A few days before the Timberwolves and Jazz agreed to send Rudy Gobert to Minnesota for a cache of players and draft picks, Gobert told his agent, Bouna Ndiaye, that he wanted a little time to think over the move.

"I told him I needed one or two days to think about it," Gobert said. "After one day, I told him it was probably the best, most exciting situation in terms of basketball for me."

A day later, Gobert said, the trade was done, and on Wednesday, the 7-1 center was in Minnesota, posing for all the photographs and shaking all the hands he could at Target Center.

The trade represents a massive shift for both Gobert and the Wolves organization. Out the door went some of the players who helped turn the Wolves into a playoff team last season — along with four future first-round picks and another pick swap.

Gobert now joins only the second team he has ever played for in his 10-year career.

"So it's just a very unique core of young guys and a really good coach [Chris Finch] that complained about my screens all the time," Gobert said to laughter. "So now we're on the same side. I'm excited."

Gobert was also excited about the potential pairing he and Karl-Anthony Towns will form. Two of the biggest questions about this trade are just how much they will fit together, and can the Wolves play two big men on the floor in an NBA that has gone smaller and quicker over the past decade.

Gobert said he took some time to think about his fit with Towns.

"When I was going to bed, I was thinking about it more and more," Gobert said. "And actually that was probably the best, most exciting challenge for me, to pair with a guy like KAT."

Towns' ability to shoot, handle the ball and pass should complement Gobert on offense — and make teams decide which player they want to double in the post — while Gobert's ability to protect the rim will allow Towns more freedom defensively and potentially keep him out of foul trouble.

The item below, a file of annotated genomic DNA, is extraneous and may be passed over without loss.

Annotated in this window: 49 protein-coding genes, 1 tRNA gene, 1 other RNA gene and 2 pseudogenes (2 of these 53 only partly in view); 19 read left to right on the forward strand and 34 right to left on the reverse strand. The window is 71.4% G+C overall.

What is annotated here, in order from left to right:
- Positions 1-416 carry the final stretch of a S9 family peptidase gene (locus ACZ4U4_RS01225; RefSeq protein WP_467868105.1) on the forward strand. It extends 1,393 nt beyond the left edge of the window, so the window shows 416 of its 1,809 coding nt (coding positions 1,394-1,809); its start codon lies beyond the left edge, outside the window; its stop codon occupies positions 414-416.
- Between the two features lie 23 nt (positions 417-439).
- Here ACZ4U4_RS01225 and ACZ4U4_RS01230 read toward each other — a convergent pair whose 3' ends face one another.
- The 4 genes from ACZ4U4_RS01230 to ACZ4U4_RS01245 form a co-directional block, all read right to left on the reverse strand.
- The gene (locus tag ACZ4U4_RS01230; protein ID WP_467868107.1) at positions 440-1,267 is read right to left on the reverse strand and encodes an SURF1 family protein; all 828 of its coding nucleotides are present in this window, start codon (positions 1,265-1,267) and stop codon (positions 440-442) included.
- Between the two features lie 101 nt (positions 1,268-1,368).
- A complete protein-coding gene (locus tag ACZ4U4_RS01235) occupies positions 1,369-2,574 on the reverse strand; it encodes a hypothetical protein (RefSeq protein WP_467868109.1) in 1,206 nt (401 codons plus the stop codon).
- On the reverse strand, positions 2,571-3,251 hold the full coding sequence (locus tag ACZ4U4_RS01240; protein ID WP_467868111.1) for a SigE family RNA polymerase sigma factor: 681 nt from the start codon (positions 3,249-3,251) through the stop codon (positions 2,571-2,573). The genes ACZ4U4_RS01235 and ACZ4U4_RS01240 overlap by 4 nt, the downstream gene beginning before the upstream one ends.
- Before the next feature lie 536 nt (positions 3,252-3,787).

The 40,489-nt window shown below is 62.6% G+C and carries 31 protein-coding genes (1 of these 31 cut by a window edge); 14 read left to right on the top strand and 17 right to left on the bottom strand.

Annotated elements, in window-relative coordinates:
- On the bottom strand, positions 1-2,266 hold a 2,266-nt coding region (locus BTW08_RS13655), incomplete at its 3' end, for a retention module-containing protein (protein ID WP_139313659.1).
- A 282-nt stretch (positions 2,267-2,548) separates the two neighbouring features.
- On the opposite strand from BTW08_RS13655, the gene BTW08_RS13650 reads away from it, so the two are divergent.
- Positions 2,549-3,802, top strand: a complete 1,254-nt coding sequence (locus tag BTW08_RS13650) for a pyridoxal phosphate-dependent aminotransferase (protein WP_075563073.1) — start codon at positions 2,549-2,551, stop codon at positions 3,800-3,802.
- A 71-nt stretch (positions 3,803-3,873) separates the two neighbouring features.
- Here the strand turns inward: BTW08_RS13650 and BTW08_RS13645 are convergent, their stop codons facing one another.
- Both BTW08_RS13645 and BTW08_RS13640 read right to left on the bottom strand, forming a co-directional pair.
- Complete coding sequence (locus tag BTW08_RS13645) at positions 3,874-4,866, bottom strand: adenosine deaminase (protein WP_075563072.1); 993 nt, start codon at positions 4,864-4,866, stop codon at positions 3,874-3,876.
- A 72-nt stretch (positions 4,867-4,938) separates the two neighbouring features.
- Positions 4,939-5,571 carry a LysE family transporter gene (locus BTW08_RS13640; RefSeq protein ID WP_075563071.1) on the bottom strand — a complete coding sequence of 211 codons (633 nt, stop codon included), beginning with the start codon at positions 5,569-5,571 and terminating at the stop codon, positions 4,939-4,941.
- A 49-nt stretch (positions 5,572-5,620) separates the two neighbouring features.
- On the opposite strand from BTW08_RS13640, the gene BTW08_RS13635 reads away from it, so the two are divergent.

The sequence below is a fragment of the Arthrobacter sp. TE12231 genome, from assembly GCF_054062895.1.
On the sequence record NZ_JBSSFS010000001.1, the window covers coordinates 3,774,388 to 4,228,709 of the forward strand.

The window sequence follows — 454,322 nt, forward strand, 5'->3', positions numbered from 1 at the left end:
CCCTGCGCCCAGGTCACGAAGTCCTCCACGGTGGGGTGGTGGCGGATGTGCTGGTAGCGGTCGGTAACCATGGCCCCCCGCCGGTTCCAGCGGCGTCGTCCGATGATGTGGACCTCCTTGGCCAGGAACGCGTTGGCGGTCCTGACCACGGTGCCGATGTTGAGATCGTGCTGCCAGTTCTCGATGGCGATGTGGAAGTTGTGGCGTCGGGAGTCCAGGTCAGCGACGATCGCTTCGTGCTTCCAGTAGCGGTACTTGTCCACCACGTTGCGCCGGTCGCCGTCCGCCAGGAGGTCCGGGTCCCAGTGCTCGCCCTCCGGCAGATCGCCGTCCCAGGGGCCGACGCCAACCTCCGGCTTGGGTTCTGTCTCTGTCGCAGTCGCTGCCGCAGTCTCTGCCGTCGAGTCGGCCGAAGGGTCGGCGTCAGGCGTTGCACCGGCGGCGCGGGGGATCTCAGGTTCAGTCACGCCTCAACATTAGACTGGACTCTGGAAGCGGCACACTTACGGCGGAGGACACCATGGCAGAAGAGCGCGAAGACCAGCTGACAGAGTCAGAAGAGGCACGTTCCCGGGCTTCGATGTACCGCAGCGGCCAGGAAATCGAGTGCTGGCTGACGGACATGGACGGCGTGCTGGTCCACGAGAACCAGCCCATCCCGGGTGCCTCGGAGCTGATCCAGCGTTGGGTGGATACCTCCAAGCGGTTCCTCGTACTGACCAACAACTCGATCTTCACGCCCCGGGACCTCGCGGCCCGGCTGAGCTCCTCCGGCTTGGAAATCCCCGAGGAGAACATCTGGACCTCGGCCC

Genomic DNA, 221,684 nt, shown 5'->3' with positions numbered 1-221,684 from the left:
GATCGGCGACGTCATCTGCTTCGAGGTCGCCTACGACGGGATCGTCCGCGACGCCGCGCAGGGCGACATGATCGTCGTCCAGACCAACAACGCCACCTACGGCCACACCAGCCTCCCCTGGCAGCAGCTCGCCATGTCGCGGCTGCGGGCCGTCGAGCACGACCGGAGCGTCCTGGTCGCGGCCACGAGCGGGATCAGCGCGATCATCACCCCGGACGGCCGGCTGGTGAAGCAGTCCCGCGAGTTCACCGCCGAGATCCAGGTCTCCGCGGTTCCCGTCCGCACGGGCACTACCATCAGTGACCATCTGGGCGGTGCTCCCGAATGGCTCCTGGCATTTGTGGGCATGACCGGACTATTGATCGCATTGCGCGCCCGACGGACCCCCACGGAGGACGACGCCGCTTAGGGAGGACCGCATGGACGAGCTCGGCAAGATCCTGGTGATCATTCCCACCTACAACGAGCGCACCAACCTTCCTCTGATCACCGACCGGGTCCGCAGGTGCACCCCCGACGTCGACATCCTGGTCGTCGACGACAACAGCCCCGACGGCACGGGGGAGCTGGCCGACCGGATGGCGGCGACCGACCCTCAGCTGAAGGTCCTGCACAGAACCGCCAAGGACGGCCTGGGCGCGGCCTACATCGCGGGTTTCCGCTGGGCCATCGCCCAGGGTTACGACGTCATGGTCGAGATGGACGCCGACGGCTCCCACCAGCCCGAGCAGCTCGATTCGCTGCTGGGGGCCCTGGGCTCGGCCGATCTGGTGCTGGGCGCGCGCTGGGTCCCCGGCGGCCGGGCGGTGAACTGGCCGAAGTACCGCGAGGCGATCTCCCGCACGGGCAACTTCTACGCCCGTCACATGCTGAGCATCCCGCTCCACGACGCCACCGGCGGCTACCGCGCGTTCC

"If you would've told me that a year ago, I would've told you I didn't think it could happen," Gobert said. "But now that it came to life, I'm super excited and just allow him to be himself even more, be even more dominant."

The Wolves paid a premium, and maybe even more than a premium, to get Gobert to Minnesota. National analysts and reporters largely panned the trade and what the Wolves gave up for the 30-year-old Gobert, who has four years left on a $205 million deal. President Tim Connelly initially said, "I don't know," when asked what he might say to people who felt the Wolves paid too steep a price.

"In this industry it's very public and I think we deserve all the praise and criticism, it's the fun part about being a fan," Connelly said. "Time will tell. When you make a trade, you hope it's a win-win. You're not trying to get over on teams. … We gave up a lot to get a lot and ideally it's the trade that will work well for the Jazz and the T-Wolves."

“So it's just a very unique core of young guys and a really good coach [Chris Finch] that complained about my screens all the time. So now we're on the same side. I'm excited.”
Rudy Gobert

But the opportunity to get Gobert was too good to pass up.

"It's an inexact science," Connelly said. "But when you look at players of Rudy's abilities, they don't become available very often."

The timing worked well for where the Wolves are as an organization and with the Jazz looking to turn the page after not getting out of the second round with a Gobert-Donovan Mitchell core.

"It seemed more of a dream than a reality," Connelly said of acquiring Gobert. "As the discussions ramped up and we thought there was a chance we could add Rudy, the excitement level collectively for Chris and the front office was, 'Wow, we got to get this done.'"

There's a lot more yet to do. Gobert said he noticed the Wolves were beginning to build a winning foundation last season. That was one reason he felt comfortable with the trade. The pieces are in place for a winning team to take off.

"Their will to win was different, their culture and the way they were approaching the games, I felt like something had changed," Gobert said.

The Wolves are changing again, and Gobert is hoping everybody will get to a place neither he nor his teammates have reached in their careers.

"The goal is to win a championship and I came here for that," Gobert said. "I didn't come here just to be a good team. I came to try and take this team to the finals and accomplish that."